Court clarifies tax rules for charities


The Michigan Supreme Court has clarified one of the guidelines under which charitable organizations may qualify for real and personal property tax exemptions.

According to Terry Zabel, a tax attorney at Rhoades McKee, there has been a trend in Michigan of local tax authorities denying tax exemptions to charities in the past few years.

“When the recession hit, a lot of assessors were put under pressure to obtain additional funding for their cities or townships,” Zabel said. “One of the things that has happened with a lot of taxing authorities is they have withdrawn charitable exemptions and put the properties back on the (tax) rolls.”

The court issued a new opinion on this subject June 28 in a case called Baruch SLS Inc. v. Tittabawassee Township.

Baruch, a Grand Rapids-based adult foster care provider with a location in Tittabawassee Township, sought real and personal property tax exemptions as a charitable institution for its Stone Crest Assisted Living facility for 2010-12, based on the fact that it provided an income-based subsidy to residents who had made at least 24 monthly payments to Baruch.

The Michigan Tax Tribunal and the State Court of Appeals each denied the exemption on grounds Baruch did not qualify as a charitable institution under factors set forth in Wexford Med Group v. City of Cadillac, particularly the third factor, which requires organizations to provide charity on a nondiscriminatory basis. The lower courts said that by limiting the availability of its income-based subsidy, the nonprofit did not meet the requirement for nondiscriminatory services.

The case moved to the Supreme Court, which heard arguments on whether to grant the exemption or take other peremptory action.

On the grounds the lower courts did not consider Baruch’s policies under a proper understanding of Wexford’s third factor, the court vacated the lower courts’ opinions and remanded the case to the Tax Tribunal, where a hearing is set for Sept. 19.

In the original Wexford ruling this opinion clarifies, the Michigan Supreme Court said a charitable institution:

  1. Is a nonprofit
  2. Is organized chiefly, if not solely, for charity
  3. Serves any person who needs the particular type of charity being offered (i.e., it does not offer its charity on a discriminatory basis by choosing whom, among the group it purports to serve, deserves the services)
  4. Brings people’s minds or hearts under the influence of education or religion; relieves people’s bodies from disease, suffering or constraint; assists people to establish themselves for life; erects or maintains public buildings or works; or otherwise lessens the burdens of government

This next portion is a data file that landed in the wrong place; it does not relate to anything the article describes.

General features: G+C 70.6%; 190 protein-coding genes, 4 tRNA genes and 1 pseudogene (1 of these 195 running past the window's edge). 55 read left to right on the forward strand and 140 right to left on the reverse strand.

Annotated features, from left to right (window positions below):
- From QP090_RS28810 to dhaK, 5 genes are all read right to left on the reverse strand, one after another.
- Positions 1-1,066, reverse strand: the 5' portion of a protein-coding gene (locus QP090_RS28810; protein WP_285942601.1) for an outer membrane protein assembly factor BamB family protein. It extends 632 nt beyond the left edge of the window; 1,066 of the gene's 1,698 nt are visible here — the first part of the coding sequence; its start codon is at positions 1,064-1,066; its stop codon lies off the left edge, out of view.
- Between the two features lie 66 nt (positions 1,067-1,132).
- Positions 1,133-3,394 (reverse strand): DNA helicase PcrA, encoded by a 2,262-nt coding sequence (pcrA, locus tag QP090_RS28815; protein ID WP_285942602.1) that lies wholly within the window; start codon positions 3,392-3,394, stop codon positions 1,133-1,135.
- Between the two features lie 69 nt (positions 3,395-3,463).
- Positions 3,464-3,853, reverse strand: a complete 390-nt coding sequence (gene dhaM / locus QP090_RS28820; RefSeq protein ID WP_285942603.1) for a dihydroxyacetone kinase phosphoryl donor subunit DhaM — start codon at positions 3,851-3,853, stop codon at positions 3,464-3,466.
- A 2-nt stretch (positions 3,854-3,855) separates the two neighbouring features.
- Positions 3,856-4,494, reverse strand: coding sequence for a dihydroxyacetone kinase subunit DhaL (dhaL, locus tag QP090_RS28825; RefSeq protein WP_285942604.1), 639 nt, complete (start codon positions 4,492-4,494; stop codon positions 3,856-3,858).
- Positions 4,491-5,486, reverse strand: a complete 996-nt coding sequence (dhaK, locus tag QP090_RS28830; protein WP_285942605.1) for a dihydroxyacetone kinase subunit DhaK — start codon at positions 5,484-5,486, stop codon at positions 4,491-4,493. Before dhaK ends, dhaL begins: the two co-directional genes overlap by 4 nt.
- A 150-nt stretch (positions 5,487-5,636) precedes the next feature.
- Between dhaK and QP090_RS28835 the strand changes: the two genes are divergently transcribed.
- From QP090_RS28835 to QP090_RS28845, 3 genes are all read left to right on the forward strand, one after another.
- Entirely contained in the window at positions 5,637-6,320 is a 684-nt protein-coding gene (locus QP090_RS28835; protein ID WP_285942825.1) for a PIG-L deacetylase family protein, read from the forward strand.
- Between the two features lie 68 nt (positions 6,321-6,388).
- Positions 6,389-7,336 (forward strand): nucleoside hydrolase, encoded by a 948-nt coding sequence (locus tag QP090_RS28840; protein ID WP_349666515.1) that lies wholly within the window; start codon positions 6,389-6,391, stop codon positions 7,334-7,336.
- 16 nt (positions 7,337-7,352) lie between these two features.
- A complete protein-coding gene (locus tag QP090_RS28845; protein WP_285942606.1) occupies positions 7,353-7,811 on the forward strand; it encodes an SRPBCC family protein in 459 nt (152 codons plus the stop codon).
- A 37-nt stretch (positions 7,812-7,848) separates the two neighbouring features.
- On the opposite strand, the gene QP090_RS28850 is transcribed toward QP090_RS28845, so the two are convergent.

5. Can charge for its services as long as the charges are not more than what is needed for its successful maintenance
  6. Need not meet any monetary threshold of charity as long as its overall nature is charitable

Zabel said the high court’s opinion was the lower courts were “using the wrong analysis for discrimination” in the third factor.

“The Supreme Court said there has to be some requirement for who receives the charity, otherwise you have a first-come, first-served criterion, and that’s not to the benefit of the organization or the public,” he said. “So, there needs to be some criteria for who receives the gift.

“The new standard that has come out of this Baruch case is as long as the charitable institution can show that the restriction on the gift (Factor No. 3) is reasonably related to the goal of the charitable organization (Factor No. 4), it meets that factor, and it should be entitled to the exemption.”

According to the Michigan Nonprofit Association, Michigan has 47,000 nonprofits. Zabel said the clarification in the Baruch case likely will encourage nonprofits across the state to reapply for exemptions — or apply for the first time, in some cases.

“Maybe (a) client didn’t file for exempt status because of the trend of how assessors were treating these properties … now they might want to see if they’ll qualify,” he said.

“The clarity will be beneficial to the assessing officers, as well as the charitable organizations. There was a big void there, and the economic pressures caused some of the assessors to deny the exemptions.”

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